Advocate for seniors says Budget appears to focus on young people
Bermuda’s seniors gained little in Premier Paula Cox’s Budget for the coming fiscal year.
So believes former Bermuda Council on Ageing head Marian Sherratt.
She said she agreed with the rollback announced by the Premier on land tax and vehicle licence schemes because of the state of the economy.
However there is very little in the Budget geared towards helping seniors through the difficult financial period, Mrs Sherratt added.
“Overall, there is nothing in this new Budget for seniors that I can see, other than the new eligibility for financial assistance for seniors who own a home up to value $1 million,” she said.
“On a personal level, this raises questions for me Who values the home? What other criteria are considered and why should taxpayers pay for seniors when/if the family then inherits the property free and clear?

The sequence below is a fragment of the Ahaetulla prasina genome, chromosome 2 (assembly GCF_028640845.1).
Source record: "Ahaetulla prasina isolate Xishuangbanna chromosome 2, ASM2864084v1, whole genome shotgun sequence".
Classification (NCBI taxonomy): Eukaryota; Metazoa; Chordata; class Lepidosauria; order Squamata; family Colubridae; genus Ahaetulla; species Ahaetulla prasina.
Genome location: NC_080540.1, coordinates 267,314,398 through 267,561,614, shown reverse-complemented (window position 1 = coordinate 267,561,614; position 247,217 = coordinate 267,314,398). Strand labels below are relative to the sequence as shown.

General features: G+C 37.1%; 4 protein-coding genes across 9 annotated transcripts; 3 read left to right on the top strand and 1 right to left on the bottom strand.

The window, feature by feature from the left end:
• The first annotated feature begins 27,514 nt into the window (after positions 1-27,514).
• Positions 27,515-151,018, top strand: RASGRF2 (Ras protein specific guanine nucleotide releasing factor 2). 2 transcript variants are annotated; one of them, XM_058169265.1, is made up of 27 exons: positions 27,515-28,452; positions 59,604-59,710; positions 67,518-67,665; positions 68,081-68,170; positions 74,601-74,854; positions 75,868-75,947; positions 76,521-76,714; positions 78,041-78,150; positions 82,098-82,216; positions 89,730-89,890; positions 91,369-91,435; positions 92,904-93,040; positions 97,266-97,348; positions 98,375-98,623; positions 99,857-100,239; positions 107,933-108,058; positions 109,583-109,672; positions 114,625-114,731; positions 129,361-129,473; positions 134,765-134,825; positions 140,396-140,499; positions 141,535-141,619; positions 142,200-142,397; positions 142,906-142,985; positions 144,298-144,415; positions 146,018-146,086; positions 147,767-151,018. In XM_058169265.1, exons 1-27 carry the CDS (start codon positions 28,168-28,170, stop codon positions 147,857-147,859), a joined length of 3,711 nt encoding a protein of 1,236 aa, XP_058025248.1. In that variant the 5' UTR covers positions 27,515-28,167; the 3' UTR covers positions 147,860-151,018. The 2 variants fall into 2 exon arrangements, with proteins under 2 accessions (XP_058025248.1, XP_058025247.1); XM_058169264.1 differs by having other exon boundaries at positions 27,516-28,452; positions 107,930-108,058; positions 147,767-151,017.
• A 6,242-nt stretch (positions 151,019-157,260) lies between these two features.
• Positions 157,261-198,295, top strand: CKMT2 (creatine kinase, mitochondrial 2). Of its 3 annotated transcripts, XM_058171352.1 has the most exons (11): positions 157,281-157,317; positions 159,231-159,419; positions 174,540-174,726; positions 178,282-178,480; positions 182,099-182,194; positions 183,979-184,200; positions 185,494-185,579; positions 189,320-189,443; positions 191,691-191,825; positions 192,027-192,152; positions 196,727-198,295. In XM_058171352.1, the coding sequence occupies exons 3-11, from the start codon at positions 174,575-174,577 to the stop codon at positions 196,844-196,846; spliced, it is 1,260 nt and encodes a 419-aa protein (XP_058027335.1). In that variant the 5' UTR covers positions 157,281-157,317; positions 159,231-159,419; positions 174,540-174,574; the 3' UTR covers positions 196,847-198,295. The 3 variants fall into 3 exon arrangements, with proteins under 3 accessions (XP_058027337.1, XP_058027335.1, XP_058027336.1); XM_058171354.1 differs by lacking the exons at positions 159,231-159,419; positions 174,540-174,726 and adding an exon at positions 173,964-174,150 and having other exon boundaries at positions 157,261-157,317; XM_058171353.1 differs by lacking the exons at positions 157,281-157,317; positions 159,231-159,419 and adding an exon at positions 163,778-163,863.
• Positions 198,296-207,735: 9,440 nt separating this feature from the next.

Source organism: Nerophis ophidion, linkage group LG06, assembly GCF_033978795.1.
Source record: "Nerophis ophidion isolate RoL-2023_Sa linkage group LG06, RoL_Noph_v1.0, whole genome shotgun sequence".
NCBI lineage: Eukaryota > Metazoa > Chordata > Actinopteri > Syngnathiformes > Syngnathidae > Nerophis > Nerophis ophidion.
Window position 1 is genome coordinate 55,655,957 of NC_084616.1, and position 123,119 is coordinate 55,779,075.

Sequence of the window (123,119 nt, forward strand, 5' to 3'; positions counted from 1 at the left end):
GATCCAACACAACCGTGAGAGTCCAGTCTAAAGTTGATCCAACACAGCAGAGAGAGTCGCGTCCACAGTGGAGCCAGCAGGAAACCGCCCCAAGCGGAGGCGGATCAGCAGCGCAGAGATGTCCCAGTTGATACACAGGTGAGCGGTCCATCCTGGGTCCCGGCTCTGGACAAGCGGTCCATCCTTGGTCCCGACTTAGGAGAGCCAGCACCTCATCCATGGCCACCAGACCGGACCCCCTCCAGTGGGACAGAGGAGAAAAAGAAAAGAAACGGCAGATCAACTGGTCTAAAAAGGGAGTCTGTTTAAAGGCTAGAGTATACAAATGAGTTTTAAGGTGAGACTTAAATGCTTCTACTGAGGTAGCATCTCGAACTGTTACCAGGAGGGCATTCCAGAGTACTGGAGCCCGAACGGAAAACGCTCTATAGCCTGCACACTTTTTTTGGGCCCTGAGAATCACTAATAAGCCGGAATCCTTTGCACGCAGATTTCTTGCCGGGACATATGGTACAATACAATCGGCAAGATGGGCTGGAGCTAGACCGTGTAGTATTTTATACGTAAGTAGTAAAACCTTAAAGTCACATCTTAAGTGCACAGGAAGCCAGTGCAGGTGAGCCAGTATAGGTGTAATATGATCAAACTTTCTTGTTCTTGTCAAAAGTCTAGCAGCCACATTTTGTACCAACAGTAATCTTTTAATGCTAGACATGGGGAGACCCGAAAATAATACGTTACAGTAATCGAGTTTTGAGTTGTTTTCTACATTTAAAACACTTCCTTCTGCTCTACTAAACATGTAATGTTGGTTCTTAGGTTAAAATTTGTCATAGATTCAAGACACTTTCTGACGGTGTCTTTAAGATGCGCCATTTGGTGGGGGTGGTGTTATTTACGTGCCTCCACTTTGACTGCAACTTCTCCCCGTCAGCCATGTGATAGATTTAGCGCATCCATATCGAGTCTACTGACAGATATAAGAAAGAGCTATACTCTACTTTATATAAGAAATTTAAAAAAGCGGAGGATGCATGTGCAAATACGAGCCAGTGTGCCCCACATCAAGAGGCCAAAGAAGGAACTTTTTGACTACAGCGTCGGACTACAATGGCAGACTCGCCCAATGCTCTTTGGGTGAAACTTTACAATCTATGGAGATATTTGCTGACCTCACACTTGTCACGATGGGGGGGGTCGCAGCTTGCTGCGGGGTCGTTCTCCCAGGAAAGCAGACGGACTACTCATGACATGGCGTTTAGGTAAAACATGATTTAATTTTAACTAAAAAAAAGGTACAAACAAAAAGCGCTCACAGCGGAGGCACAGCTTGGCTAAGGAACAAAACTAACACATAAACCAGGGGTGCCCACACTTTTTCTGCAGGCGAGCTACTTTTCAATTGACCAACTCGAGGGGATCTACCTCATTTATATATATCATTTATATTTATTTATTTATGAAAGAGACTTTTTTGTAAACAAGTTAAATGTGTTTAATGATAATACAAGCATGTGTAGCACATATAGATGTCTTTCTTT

“Shouldn’t there be some kind of lien against the property that is satisfied either by repayment by family members or at the time the estate is settled?”
And while Premier Paula Cox has said repeatedly that job creation is a priority, Ms Sherratt said that the focus appeared to be on young people, rather than older workers,
“Sadly, there is nothing in this Budget that addresses the fragility of social insurance and pension income for seniors, just more debt and more interest payments that further undermine the economy,” she said.
“[There is also nothing to address] the rising costs of daily living, especially healthcare, at a time of shrinking income for seniors, or the lack of job opportunities for the older worker, while this budget is heavily weighted toward young people through education, training, and recreation.”
In her Budget Statement last week, Ms Cox announced seniors who owned property valued at $1 million or more, would have to pay land tax. They had previously been exempt.
She also announced that seniors who owned cars with a length exceeding 156in (class E and above) would now have to pay to have the vehicle licensed.
The revisions are hoped to increase Government revenue by around $7 million, with $4 million recovered in land tax and $3 million in vehicle licences.
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